Innovative biofactory designed to help farmers reduce greenhouse gas emissions unveiled
An innovative biofactory designed to support Welsh farmers in reducing greenhouse gas emissions has been unveiled as part of a collaboration between Biofactory Energy and Coleg Cambria Llysfasi.
The prototype for the anaerobic digestion system has been built from two shipping containers and is one of three low-carbon initiatives jointly funded by a £500,000 grant from Welsh Government via its Whole System Business Research Innovation for Decarbonisation Challenge (WBRID).
The two shipping containers have been named Neli and Gobaith (Hope) by students at the college and will be painted black and white to resemble dairy cows.
Anaerobic digestion is the natural process in which microorganisms break down organic materials including manure, food scraps, fats oils and greases and sewage sludge (biosolids).
Biogas, a renewable energy source that can be used in a variety of ways, is generated during anaerobic digestion when microorganisms break down organic materials in the absence of oxygen.
The material that is left after anaerobic digestion is called digestate and can be used as fertilizer for crops.
The long-term aim of Biofactory Energy, in partnership with lecturers and learners, is for dairy farms to decrease emissions from slurry management using the pioneering technology, and for the system to become commercially viable and applicable to as many farmers as possible.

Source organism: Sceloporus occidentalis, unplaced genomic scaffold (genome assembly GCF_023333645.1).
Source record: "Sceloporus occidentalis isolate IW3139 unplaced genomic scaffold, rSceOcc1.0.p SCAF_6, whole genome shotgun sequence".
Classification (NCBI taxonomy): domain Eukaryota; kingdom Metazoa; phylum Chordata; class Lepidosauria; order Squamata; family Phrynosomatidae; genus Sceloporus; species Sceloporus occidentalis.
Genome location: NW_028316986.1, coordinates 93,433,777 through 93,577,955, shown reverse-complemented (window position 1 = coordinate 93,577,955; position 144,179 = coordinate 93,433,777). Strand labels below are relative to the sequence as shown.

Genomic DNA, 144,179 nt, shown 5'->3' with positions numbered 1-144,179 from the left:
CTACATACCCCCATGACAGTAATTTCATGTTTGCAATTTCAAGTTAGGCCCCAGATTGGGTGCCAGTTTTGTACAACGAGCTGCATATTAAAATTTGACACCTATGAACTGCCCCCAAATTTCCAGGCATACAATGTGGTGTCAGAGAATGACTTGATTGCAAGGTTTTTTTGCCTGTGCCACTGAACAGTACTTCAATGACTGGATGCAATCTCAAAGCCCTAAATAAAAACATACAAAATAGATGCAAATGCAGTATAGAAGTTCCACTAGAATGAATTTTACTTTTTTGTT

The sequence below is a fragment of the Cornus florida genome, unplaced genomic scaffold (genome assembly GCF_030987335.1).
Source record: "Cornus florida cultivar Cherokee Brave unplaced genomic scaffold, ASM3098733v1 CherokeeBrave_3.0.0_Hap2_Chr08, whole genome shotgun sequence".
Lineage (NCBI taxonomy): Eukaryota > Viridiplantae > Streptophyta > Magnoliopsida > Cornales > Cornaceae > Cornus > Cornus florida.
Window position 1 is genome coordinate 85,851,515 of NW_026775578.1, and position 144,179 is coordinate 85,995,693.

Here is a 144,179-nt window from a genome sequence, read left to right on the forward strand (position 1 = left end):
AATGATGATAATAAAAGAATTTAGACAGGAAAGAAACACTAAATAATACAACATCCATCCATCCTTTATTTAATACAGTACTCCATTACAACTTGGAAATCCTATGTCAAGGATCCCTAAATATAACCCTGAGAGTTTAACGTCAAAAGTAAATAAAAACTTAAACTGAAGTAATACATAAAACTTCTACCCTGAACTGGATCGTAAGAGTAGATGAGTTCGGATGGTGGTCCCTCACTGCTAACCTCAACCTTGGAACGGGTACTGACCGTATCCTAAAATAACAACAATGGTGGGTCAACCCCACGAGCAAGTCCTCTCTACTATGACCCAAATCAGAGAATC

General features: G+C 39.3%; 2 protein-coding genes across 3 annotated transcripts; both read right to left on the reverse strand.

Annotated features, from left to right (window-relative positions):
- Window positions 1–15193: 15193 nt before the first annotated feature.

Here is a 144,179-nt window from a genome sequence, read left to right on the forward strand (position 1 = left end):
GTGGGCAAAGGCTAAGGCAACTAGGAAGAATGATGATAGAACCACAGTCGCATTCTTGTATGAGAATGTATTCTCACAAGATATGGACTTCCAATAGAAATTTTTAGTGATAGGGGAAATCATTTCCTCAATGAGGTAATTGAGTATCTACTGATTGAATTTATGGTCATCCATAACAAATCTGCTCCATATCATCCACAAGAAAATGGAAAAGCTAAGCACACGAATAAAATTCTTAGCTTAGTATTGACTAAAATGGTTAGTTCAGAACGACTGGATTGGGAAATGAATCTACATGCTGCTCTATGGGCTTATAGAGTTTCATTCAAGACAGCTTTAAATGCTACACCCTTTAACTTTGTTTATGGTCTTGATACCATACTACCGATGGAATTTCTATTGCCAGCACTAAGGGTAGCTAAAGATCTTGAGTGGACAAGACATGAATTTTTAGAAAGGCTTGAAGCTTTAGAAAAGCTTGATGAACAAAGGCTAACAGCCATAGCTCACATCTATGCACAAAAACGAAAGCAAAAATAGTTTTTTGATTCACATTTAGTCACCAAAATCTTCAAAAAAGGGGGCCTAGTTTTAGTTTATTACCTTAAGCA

Project Manager George Fisher says interest and feedback from across the agricultural arena is growing:
“The relevance and importance of this scheme has resonated with farmers in North Wales and beyond, partly because this is a scalable AD solution.
“Since announcing WBRID funding had been secured the team at Biofactory Energy have worked swiftly and professionally to deliver this incredible technology, which will be of benefit to dairy farmers but also of great educational value to the learners here at Llysfasi.
“It is one of several developments in the pipeline that will have a major impact on the future of the industry in Wales, as we work with key organisations to support and introduce new, sustainable approaches to farming.
“Micro-AD (Anaerobic Digestion) technology will convert greenhouse gas emissions into energy which will have multiple uses on site, from heating water to refrigeration and powering equipment to clean the dairy.
“This is a major step forward and we are excited to see the results.”
Jon Blake, BioFactory’s Chief Commercial Officer, added: “The deployment at Llysfasi represents the incredible efforts of all the individuals and our engineers, and we’re very excited to begin operations.
“The Micro-AD Farm system has been designed from a new perspective, directly supporting the drive to Net Zero and with the farmers needs firmly at the forefront of our approach to developing this innovative waste to energy technology.
“The system is specifically designed to support farms with between 100 and 500 cows, providing access to the technology and capturing greenhouse gas emissions, creating energy for use on farm.
“Using the biogas to generate energy off-sets the reliance on grid power and reduces costs, which is particularly relevant in these current, turbulent market conditions.
“We look forward to building our relationship with Llysfasi and seeing the wider deployment of the Micro-Ad Farm system across Wales.”
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